Sad news from ZIP code 04074 today. Cousin Chris died. Cancer. Age 53. Damn.

Always confounds me that our society has not yet found a cure. Disease so prevalent. Good people working on it.


Funeral was a bummer. Life has many accepted story lines. One is that a person is not supposed to die early.

Chris was not a superstar in life. Not a Chamber of Commerce Citizen of the Year type. Not a stud athlete.

Just a good, solid, happy, low-key, quiet, smiling, observant, loyal friend type of guy.

Farm boy. Milked cows. Baled hay. Early to bed, early to rise.

Think of Uncle Henry in the “Wizard of Oz,“ but with one-word answers to most questions and events. Always wearing a little half smile.

When people of this personality die, loved ones seem to work overtime to find unique things to say. I have seen loved ones try to magnify the departed in death beyond what they were in life. After attending more services than I wish 2003 to now, my feeling?


Chris, and others like him, teach us many lessons just by living their lives the way they do. Stoic. Plain spoken. Quick name me five people you know with these qualities. OK, three?

Know anything about the dairy farms the past 30 years? Ravaged. Operating costs up. Selling prices for milk or meat down. Value of land much greater for 150-lot “Happy Wonderland” housing subdivisions than for a farming operation. “Grapes of Wrath” is a hard life.

Here are some stories you will recognize about the Chris’s in your life. (I resisted the urge to speak at the service. Harry Foote, the late publisher of The Current’s sister newspaper, once said: “People do not usually leave these commemorations saying, ‘Boy, if we could JUST have had another couple speakers.’” )

Partners in crime

I was the youngest of four. Chris was one of four strong boys. He and I often got the short end of the stick as tykes. Losing early in Hide and Go Seek? Get to the plate of Grandma Stimson’s whoopie pies too late? Let’s go out to the barn!

There was a big shiny aluminum milk storage container in there. The cow milk went in. It was kept cold. A truck came to pick it up daily.

At age 7, I persuaded Chris that we should open it up and spit in it!

Luckily, Uncle Charlie walked by as we inched into the Milk Room. Caught! I told him what the plan was and humbly offered Chris up. Chris said nothing. Uncle Charlie said you boys run along.

It has only taken me 40-plus years to come clean. (The statute of limitations has run, right?)

Choose up sides

I am not sure how or why, but farm boys in the l960s-70s-80s liked baseball. We would choose teams, and play in one of several cow pastures.

The master strategist always, I once asked Chris what he was going to do next at bat. He said bunt down 3B line. I said what?! “It doesn’t roll,” he said. He pointed to rocks, and bumps.

To this day, if our school groundskeeper often applies too much water to the 3B line, I think of Chris’ plan. It helps bunters …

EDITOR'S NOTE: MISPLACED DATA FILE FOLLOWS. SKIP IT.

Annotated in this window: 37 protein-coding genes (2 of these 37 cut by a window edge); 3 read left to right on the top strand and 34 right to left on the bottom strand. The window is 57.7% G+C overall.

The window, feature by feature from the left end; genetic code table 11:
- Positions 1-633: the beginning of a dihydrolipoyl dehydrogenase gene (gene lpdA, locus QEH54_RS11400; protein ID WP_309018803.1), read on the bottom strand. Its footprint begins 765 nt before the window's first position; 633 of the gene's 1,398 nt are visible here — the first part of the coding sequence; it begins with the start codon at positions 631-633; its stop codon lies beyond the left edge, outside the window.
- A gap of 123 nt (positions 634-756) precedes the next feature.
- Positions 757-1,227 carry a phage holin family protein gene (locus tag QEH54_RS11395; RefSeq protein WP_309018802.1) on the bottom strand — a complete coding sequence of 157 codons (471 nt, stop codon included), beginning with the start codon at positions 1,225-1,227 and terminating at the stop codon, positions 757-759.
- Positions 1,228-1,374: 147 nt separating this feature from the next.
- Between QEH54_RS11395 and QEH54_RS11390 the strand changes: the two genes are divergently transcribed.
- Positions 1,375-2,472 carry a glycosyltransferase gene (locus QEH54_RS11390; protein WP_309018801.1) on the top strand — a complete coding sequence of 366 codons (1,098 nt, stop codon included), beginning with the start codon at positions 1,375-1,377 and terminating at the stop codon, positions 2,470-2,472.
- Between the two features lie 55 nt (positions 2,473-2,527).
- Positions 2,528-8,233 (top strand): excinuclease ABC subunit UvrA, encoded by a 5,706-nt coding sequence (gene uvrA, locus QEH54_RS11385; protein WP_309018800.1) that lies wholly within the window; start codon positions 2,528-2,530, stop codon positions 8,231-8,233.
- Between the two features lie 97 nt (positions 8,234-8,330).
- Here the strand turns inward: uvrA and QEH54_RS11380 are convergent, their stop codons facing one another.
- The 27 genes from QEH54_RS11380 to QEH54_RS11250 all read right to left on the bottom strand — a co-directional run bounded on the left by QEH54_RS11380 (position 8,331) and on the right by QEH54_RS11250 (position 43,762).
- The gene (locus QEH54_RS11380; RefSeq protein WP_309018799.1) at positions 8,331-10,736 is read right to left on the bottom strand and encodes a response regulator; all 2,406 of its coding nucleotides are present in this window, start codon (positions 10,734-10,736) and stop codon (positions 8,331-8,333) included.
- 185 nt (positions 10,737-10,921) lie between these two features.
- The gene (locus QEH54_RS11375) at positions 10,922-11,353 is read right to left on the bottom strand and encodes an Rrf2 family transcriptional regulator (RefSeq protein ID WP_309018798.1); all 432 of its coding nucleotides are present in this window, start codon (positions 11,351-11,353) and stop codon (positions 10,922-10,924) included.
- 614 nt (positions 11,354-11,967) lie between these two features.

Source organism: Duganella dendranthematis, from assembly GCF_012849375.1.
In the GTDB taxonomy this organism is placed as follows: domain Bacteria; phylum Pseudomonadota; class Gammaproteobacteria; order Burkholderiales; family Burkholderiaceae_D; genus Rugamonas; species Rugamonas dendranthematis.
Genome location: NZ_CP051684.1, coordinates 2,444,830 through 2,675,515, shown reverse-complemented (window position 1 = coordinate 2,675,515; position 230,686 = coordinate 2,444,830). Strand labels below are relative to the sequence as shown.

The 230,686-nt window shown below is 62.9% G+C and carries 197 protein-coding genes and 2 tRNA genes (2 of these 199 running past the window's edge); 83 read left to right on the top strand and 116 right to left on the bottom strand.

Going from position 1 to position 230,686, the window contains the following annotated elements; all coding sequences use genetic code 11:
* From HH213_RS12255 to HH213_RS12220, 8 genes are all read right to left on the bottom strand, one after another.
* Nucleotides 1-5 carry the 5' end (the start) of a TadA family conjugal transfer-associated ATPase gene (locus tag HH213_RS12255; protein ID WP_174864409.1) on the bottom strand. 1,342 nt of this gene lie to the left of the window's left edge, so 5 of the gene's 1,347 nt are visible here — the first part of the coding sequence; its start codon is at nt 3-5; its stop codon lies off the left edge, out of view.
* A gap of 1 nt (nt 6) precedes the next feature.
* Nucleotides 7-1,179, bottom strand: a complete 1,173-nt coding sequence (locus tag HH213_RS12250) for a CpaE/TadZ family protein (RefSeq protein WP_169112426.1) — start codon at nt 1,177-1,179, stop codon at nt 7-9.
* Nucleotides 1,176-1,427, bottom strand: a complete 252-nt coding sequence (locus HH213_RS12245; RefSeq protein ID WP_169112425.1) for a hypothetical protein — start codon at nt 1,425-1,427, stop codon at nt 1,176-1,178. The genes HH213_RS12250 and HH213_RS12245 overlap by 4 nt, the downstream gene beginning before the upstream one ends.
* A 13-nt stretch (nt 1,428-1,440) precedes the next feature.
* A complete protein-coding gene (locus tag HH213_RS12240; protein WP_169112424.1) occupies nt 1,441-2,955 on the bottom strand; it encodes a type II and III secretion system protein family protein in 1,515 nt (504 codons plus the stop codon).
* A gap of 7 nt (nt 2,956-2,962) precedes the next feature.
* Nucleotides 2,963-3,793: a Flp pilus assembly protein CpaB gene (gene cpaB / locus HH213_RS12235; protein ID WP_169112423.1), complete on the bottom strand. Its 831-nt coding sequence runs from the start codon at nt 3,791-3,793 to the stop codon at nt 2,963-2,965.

How high is high?

There was a mountain way off across the hay fields from the farm, Mt. Wachusett. I asked Chris once if we could just go and run away and climb it.

“Too tall,” he said. Multi-word declaration!

I reminded him of that conversation a few years ago. “And you wouldn’t go climb it. You said it was too tall!”

Still is, he said. Consistent.

How much for the land? Heart included?

We, cousins of Chris, had a family chunk of land in the l970s and 80s, about 200 acres near the Maine Mall, that was always sought after by the Big Box stores. After much haranguing, my father, at age 88, made a deal with the Scarborough Land Trust. Chris heard the news. Most extended-family commentators focused on the money, development rights, etc. Chris said only: “He will miss his land.” Only a farmer would think that way.

Is there more in there?

In college, I majored in journalism. The inquisitiveness that came with the degree made me wonder if there was more to Chris in conversations than smiling, monosyllabic responses. Was he just agreeing to agree? Summer 1979 test:

Me: Sox are having a good summer.

Chris: (Affirmative grunt)

Me: Torrez is a good pitcher.

Chris: (Affirmative grunt)

Me: But Jim Palmer of the Orioles is better.

Chris: (Affirmative grunt)

Me: In fact, the Orioles are better than the Sox.

Chris: (Affirmative grunt)

Me: The O’s are four games up.

Chris: Two.

(A one-word KO!!)

Bite your tongue!!!

In the l980s, his favorite player, Carl Yastrzemski, was going to be a free agent. Yaz talking about leaving the Sox after 20 years. Heaven forbid!

Me: Hear about Yaz?

Chris (Affirmative grunt)

Me: He might leave the Sox.

Chris: (Affirmative grunt)

Me: Can’t blame him for going after more money somewhere.

Chris (Pause…then affirmative grunt)

Me: He might go to the Yankees.

Chris: Never.

(He was listening to me after all!!)

Change my will

At the service for Chris, he one-upped me again. The organist ended the service with “Take Me Out To The Ballgame.”


Memo to file Change will. Add clause: “My Personal Representative shall be directed, in connection with any service or memorial event designed to recognize or other wise celebrate my life in any religious or spiritual ceremony or service that is held for this occasion, in compliance with any Last Will and Testament I prepare and execute and leave for interpretation to satisfy requirements under Maine law of my estate, to arrange with any person providing musical entertainment or accompaniment of any type to perform the song, with proper recognition and copyright compliance, “Take Me Out to the Ballgame.”

I know. Chris could have said this simpler.

Some people teach vivid lessons just by living.

You did, Chris.

Dan Warren lives in Scarborough. He can be reached at [email protected]